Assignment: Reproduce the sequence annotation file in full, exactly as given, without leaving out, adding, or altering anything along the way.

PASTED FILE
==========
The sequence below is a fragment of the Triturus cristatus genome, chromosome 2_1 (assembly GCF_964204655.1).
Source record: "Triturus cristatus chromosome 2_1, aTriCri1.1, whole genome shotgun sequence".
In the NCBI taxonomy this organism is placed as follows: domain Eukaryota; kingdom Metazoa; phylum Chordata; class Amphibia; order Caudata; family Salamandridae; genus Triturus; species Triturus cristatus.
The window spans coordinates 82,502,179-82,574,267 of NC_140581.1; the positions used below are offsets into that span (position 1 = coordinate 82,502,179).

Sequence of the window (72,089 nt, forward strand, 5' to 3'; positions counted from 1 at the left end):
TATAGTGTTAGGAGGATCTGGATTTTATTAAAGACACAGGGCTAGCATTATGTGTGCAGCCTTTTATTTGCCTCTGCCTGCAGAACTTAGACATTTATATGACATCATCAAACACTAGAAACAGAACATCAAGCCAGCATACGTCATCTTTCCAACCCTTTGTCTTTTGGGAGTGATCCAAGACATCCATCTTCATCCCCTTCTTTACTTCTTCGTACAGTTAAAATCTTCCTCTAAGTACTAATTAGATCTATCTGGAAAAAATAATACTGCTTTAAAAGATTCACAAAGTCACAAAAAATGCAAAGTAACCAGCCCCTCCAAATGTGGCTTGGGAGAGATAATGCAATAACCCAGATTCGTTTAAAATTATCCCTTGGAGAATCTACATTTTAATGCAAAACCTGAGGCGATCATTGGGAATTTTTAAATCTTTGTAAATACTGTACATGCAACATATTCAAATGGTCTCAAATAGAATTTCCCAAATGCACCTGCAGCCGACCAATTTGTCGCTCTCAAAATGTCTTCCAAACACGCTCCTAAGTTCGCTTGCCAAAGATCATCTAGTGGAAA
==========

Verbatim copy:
The sequence below is a fragment of the Triturus cristatus genome, chromosome 2_1 (assembly GCF_964204655.1).
Source record: "Triturus cristatus chromosome 2_1, aTriCri1.1, whole genome shotgun sequence".
In the NCBI taxonomy this organism is placed as follows: domain Eukaryota; kingdom Metazoa; phylum Chordata; class Amphibia; order Caudata; family Salamandridae; genus Triturus; species Triturus cristatus.
The window spans coordinates 82,502,179-82,574,267 of NC_140581.1; the positions used below are offsets into that span (position 1 = coordinate 82,502,179).

Sequence of the window (72,089 nt, forward strand, 5' to 3'; positions counted from 1 at the left end):
TATAGTGTTAGGAGGATCTGGATTTTATTAAAGACACAGGGCTAGCATTATGTGTGCAGCCTTTTATTTGCCTCTGCCTGCAGAACTTAGACATTTATATGACATCATCAAACACTAGAAACAGAACATCAAGCCAGCATACGTCATCTTTCCAACCCTTTGTCTTTTGGGAGTGATCCAAGACATCCATCTTCATCCCCTTCTTTACTTCTTCGTACAGTTAAAATCTTCCTCTAAGTACTAATTAGATCTATCTGGAAAAAATAATACTGCTTTAAAAGATTCACAAAGTCACAAAAAATGCAAAGTAACCAGCCCCTCCAAATGTGGCTTGGGAGAGATAATGCAATAACCCAGATTCGTTTAAAATTATCCCTTGGAGAATCTACATTTTAATGCAAAACCTGAGGCGATCATTGGGAATTTTTAAATCTTTGTAAATACTGTACATGCAACATATTCAAATGGTCTCAAATAGAATTTCCCAAATGCACCTGCAGCCGACCAATTTGTCGCTCTCAAAATGTCTTCCAAACACGCTCCTAAGTTCGCTTGCCAAAGATCATCTAGTGGAAA